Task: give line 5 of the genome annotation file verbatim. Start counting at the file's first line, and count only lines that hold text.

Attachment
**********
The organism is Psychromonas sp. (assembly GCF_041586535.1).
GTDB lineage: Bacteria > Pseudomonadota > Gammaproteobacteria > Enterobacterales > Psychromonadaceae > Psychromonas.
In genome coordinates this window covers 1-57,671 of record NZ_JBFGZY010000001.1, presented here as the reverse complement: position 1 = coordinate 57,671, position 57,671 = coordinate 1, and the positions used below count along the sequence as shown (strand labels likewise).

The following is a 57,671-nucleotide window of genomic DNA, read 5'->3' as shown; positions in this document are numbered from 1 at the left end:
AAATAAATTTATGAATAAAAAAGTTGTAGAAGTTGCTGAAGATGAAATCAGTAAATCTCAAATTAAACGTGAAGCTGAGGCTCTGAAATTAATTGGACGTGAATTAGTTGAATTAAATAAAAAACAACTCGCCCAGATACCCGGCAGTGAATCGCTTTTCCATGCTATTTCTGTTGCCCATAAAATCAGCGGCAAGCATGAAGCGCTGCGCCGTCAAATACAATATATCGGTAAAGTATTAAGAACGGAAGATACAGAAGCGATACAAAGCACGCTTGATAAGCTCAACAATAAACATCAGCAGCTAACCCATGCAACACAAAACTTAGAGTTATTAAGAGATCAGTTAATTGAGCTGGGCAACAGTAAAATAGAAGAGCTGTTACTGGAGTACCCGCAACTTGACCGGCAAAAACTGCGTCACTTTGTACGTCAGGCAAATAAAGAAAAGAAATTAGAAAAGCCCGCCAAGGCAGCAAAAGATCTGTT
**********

AAATAAATTTATGAATAAAAAAGTTGTAGAAGTTGCTGAAGATGAAATCAGTAAATCTCAAATTAAACGTGAAGCTGAGGCTCTGAAATTAATTGGACGTGAATTAGTTGAATTAAATAAAAAACAACTCGCCCAGATACCCGGCAGTGAATCGCTTTTCCATGCTATTTCTGTTGCCCATAAAATCAGCGGCAAGCATGAAGCGCTGCGCCGTCAAATACAATATATCGGTAAAGTATTAAGAACGGAAGATACAGAAGCGATACAAAGCACGCTTGATAAGCTCAACAATAAACATCAGCAGCTAACCCATGCAACACAAAACTTAGAGTTATTAAGAGATCAGTTAATTGAGCTGGGCAACAGTAAAATAGAAGAGCTGTTACTGGAGTACCCGCAACTTGACCGGCAAAAACTGCGTCACTTTGTACGTCAGGCAAATAAAGAAAAGAAATTAGAAAAGCCCGCCAAGGCAGCAAAAGATCTGTT